Evan Quinlan

To Quote Pooh at Christmas

In Fan Fiction, Fiction, Short Stories on December 13, 2010 at 10:56 pm

“There we are,” the Eleventh Doctor declared, “It’s the perfect Christmas present.”

“You’ve left a gift bag at someone’s door,” his companion observed levelly.

“It’s Hallmark, Amy.  Hall.  Mark.”

“Exactly,” said Amy.  “Would you say that qualifies as ‘perfect?'”

“Humbug.  It’s not my fault Hallmark insists on continuing to send retail shipments through the Bermuda Triangle.  Every few years I end up with a boatload of kitsch and gift-wrap.  Inconveniently, the downstairs toilet shares a dimensional rift with the Bermuda Triangle.  Imagine my surprise when Amelia showed up down there. The other Amelia. Earhart.  ‘No smoking in the lavatory,’ I said.  We had a laugh.  She ended up in a quiet cabin on Europa.  Back to the point.  This bag does contain the perfect gift—perfect for the person who lives inside this house.”

“And that is…?”

“I have no idea.  But I know people.  They like things.  And this bag definitely contains a thing.”

“You should do this more often.  You could take over for Saint Nick.”

“Who says I don’t?”

Amy’s eyes lit up.

“You’re not…”

“No, of course not.  Not all the time.  Every few decades I’ll pick a Christmas to leave at random about, give or take, seven-hundred-million and six presents.  It’s a hobby.”

“So you are Saint Nick.”

“Yeah, I’m Saint Nick.  But I don’t give people what they ask for.  What’s the point of giving people something they ask for?  You can’t change people that way.  You only satisfy them.  Not that there’s anything wrong with satisfaction.”

“Chocolate is satisfying,” Amy suggested.

“You’ve had enough, Pond.  No more trips to Belgium.  The point is, remember Eeyore.  He wanted an inflated red balloon but he got a deflated red balloon and a pot and those were even better.  Remember that.”

“Okay.  So do we have to do the other seven-hundred million and five houses tonight?”

“We are doing them.  Right now.  Well, parallel versions of us.  Multi-threading one moment of our lives through multiple points in space.  I call it shuttlecocking.”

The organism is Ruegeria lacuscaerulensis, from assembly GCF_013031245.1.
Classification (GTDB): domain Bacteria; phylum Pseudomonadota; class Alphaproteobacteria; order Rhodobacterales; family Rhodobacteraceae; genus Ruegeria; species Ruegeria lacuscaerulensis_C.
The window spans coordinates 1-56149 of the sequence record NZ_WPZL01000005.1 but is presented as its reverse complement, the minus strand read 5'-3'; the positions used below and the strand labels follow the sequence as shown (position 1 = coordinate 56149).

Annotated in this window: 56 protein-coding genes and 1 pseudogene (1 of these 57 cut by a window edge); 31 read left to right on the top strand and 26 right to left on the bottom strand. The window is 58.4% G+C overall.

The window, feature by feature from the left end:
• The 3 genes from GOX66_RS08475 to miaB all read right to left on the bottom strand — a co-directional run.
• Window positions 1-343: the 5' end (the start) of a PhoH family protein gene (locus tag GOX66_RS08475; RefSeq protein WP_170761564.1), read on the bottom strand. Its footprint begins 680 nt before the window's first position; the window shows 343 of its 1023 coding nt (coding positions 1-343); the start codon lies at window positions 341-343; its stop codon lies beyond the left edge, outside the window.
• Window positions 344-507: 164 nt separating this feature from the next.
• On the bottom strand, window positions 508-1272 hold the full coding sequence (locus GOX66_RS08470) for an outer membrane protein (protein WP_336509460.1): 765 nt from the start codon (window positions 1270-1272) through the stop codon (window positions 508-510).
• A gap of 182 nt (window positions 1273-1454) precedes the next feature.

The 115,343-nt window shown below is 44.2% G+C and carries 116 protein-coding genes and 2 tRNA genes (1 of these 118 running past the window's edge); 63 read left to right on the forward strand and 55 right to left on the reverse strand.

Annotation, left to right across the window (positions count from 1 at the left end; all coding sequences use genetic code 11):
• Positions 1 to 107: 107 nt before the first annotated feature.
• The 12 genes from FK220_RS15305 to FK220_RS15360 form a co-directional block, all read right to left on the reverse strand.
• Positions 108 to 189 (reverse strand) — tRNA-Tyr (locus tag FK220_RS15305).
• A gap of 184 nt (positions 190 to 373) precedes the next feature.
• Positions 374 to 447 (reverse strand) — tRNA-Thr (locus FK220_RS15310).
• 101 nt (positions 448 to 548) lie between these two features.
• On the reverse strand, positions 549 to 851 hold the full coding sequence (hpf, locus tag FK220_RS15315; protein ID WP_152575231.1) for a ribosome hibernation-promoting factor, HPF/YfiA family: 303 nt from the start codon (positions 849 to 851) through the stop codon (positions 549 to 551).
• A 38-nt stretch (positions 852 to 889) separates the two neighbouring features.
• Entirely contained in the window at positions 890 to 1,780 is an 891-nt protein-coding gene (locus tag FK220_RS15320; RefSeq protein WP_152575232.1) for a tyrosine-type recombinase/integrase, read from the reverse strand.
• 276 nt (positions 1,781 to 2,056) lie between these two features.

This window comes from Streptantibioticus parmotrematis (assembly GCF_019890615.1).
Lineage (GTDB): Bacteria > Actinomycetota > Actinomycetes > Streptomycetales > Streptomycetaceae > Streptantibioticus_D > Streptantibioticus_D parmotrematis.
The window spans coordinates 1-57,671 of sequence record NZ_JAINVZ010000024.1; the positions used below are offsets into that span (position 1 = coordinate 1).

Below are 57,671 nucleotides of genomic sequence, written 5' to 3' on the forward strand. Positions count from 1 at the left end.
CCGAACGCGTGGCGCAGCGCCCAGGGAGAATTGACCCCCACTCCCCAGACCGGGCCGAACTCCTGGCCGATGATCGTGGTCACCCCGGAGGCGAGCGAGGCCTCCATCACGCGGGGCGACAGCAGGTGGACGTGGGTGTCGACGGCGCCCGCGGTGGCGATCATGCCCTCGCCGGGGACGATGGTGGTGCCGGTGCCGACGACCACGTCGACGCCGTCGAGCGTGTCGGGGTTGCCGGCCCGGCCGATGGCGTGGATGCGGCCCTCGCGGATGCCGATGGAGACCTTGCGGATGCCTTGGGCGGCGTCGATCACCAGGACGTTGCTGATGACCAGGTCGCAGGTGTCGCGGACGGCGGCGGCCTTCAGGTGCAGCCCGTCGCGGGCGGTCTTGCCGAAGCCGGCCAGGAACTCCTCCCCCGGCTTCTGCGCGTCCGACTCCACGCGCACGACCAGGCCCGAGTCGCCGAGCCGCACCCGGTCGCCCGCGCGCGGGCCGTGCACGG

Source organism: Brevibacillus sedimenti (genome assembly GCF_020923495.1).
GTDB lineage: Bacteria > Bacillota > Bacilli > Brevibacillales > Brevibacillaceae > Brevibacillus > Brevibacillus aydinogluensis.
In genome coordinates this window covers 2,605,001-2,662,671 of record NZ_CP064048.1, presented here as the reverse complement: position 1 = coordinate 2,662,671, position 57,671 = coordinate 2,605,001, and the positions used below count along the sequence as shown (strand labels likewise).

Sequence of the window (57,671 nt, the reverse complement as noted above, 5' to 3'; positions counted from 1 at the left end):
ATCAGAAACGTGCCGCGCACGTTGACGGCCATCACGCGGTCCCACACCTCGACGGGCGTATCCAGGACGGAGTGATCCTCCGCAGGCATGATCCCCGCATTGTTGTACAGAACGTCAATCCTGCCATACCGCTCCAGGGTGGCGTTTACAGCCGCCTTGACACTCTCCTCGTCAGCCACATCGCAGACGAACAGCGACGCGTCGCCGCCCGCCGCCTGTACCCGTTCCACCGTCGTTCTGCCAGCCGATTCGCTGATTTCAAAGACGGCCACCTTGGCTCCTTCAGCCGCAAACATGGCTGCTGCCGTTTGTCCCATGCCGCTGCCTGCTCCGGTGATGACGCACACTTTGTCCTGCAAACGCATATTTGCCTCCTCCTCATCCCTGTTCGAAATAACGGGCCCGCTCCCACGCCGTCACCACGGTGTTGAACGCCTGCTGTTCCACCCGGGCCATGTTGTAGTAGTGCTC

“Sounds questionable.”

“Oh, it is.  In fact, we should go rather soon.  Implosions.  Space-time.  General badness.”  The Doctor started down the stairs.

“Wait a moment!”  Amy stopped the Doctor by his bow tie.  The Doctor teetered over the remaining steps and made a sound in his throat that sounded like “gwok.”  Upon recovery, he turned.

“Yes, Pond?  Mind the tie, please.  Attached to my neck, you know.”

“Sorry, but I was thinking: all the other Amys will probably do the same things I do, right?”

“So your plan was to strangle me seven-hundred million times.”

“No, but listen.  Am I right about the multiple mes?”

“Most likely.”

“Do you think half a billion people have ever said ‘Merry Christmas’ all at once?”

“I think they just have.”

“Good point.  So let’s double the number.”

The Doctor smiled.

“Alright,” he said, and adjusted his tie.

Amy ran to the nearest window and pushed it open.

“What are you doing?”

“I want to hear us shout it.”


“Oh, it’s me!  And me!  And me!  We’re all doing it!”  Amy began to wave frantically out the window.

“For goodness’ sake, Pond!  Don’t wave to yourselves, you’ll end the universe!”  The Doctor froze at catching the tail end of the duplicate word “universe” uttered in his own voice from several places outside the window.

“Oh, hush, you,” the Doctor could hear Amy, and at least three more Amys across the street, retorting.  “You’re always worrying about ending the universe and it hasn’t happened, yet.”

“Not that you can recall.”

“Alright, ready, Doctor?  On three.  One, two…”

Amy stuck her head out the window.  The Doctor raised his face to the ceiling.  And they shouted it.  Merry Christmas. The sound rang from shingles and street lamps and mailboxes throughout the neighborhood.  Dogs barked.  A car alarm went off.  And in the very distance, like a gentle sigh, Amy and the Doctor could hear the reverberations of a million more voices, all their own, caroling the words into the December air.

“Well,” said the Doctor, after a moment.  “That was magical.”

Behind them, the door opened.  The Doctor turned to see a girl of about six standing in the doorway wearing footed pajamas that sported pictures of Winnie the Pooh engaged in various pastimes.

“Pooh!”  The Doctor exclaimed.  “We were just talking about him!”

“Are you Santa?”  The girl asked.  Behind the Doctor, Amy swooned.

“No,” said the Doctor.

“What.”  Amy’s tone was dangerous.

“I mean, yes.  Of course I am.”

“Why are you here so early?”

The Doctor looked at his watch.

“It’s not early, young lady.  It’s well past midnight and a certain someone should be in bed, I think.”  And then he added, “Ho, ho… ho.”

“But Santa,” said the girl.  “I mean, why are you here before Christmas?”

The Doctor blinked.

“Come again?”

“Christmas is two weeks away.”

Silence.  Broken by Amy.

“You.  Nitwit.”

The Doctor tapped his watch, then dropped his arms to his sides.

“Um,” he said, “I suppose there’s nothing to say except… oh, bother.”

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